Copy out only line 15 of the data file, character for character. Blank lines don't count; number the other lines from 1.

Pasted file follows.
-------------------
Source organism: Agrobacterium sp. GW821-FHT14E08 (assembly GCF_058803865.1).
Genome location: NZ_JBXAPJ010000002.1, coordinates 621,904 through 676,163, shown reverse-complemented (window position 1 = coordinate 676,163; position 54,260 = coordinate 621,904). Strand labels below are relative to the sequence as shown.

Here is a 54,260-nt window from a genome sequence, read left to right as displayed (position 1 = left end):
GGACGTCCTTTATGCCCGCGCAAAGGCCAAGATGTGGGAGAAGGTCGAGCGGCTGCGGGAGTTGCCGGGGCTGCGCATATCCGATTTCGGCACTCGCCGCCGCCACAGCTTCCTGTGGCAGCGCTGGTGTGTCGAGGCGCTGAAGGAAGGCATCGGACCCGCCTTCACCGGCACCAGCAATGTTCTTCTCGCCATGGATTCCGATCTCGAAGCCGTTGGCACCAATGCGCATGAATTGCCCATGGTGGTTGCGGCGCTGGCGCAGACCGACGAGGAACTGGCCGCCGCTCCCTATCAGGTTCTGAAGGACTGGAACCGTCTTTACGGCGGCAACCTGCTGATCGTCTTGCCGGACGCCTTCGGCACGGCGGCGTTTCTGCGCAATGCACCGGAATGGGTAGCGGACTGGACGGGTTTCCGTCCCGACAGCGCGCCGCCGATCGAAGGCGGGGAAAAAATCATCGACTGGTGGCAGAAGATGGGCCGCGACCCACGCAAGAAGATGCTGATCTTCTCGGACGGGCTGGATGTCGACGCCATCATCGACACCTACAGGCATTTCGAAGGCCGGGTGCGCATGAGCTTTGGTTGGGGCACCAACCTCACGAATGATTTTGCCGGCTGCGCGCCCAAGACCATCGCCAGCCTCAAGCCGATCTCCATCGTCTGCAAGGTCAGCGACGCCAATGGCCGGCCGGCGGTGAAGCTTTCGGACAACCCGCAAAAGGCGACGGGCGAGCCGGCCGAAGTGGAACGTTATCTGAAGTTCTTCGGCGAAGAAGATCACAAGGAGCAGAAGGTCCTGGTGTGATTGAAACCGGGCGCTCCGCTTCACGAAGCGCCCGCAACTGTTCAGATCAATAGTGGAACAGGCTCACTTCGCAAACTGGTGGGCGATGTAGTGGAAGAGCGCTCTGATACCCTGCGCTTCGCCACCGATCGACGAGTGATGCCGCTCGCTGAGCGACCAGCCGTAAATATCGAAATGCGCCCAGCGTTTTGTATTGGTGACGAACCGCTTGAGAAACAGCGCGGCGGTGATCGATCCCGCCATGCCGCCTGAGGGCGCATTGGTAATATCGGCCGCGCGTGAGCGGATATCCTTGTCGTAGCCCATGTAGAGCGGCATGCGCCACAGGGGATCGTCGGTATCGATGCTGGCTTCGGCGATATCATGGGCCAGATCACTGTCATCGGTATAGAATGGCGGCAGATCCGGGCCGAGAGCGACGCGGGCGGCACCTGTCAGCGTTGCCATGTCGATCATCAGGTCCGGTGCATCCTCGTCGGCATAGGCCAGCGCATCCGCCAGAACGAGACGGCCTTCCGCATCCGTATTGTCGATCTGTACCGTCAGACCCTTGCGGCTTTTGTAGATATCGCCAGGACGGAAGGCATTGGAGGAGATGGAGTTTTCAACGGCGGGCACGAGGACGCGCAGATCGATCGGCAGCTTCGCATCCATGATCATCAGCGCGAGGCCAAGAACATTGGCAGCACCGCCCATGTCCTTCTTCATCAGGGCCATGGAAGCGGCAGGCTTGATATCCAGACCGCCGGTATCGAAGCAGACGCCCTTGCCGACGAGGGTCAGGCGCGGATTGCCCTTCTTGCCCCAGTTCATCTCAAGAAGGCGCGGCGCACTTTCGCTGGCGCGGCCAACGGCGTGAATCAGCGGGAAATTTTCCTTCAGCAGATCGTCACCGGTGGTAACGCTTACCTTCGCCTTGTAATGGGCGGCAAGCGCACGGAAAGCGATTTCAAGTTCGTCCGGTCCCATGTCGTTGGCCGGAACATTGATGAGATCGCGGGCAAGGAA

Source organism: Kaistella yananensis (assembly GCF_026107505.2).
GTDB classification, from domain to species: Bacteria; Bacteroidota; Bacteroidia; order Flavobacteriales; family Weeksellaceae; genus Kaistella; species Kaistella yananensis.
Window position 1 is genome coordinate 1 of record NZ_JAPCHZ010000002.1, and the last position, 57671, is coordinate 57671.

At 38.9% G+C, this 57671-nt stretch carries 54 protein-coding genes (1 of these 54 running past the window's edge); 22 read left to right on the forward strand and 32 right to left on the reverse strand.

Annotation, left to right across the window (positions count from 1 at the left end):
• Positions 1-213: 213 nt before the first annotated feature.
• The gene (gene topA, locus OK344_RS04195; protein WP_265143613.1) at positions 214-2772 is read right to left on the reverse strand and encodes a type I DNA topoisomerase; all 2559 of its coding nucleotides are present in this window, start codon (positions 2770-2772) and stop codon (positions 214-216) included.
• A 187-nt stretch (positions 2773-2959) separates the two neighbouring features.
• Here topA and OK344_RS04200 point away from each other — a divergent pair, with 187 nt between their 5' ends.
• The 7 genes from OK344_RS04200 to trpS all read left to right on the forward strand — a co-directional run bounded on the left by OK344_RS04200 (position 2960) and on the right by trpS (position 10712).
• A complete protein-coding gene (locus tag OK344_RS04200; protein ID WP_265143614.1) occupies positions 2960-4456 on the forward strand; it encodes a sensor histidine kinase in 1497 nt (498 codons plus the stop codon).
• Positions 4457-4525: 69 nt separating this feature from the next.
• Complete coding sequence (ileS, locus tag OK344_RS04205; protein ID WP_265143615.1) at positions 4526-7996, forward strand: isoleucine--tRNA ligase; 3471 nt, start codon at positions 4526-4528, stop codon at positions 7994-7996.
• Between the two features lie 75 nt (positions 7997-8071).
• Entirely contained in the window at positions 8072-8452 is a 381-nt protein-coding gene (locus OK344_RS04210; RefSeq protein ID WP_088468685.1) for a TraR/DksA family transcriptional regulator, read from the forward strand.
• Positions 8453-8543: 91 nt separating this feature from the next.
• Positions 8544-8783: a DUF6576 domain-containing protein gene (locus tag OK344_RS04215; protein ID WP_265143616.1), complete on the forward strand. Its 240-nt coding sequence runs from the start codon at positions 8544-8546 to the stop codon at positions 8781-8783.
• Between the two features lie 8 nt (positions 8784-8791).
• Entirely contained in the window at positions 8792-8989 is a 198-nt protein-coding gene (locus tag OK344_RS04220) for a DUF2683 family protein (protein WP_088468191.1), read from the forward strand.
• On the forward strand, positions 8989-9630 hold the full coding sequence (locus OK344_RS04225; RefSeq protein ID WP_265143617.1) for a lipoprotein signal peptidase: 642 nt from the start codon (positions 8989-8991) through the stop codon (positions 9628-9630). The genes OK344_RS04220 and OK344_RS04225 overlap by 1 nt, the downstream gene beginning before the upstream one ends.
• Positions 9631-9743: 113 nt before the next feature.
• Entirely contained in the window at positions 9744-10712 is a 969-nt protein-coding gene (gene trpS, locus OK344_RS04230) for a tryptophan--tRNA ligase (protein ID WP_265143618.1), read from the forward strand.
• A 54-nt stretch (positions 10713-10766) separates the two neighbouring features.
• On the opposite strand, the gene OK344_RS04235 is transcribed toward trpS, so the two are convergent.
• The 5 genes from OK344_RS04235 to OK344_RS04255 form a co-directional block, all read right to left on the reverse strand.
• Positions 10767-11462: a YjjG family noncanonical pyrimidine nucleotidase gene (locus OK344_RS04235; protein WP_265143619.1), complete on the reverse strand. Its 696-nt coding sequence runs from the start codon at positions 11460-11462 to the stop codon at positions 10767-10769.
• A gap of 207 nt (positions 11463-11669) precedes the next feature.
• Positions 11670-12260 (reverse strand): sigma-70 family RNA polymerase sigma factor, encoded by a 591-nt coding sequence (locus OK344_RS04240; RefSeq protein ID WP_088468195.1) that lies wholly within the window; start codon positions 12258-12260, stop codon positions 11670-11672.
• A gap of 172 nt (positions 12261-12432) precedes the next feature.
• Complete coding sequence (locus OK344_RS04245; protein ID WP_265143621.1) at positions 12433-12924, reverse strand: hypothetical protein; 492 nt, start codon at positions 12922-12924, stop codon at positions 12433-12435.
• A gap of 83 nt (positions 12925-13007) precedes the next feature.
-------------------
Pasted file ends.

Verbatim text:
• A complete protein-coding gene (locus tag OK344_RS04200; protein ID WP_265143614.1) occupies positions 2960-4456 on the forward strand; it encodes a sensor histidine kinase in 1497 nt (498 codons plus the stop codon).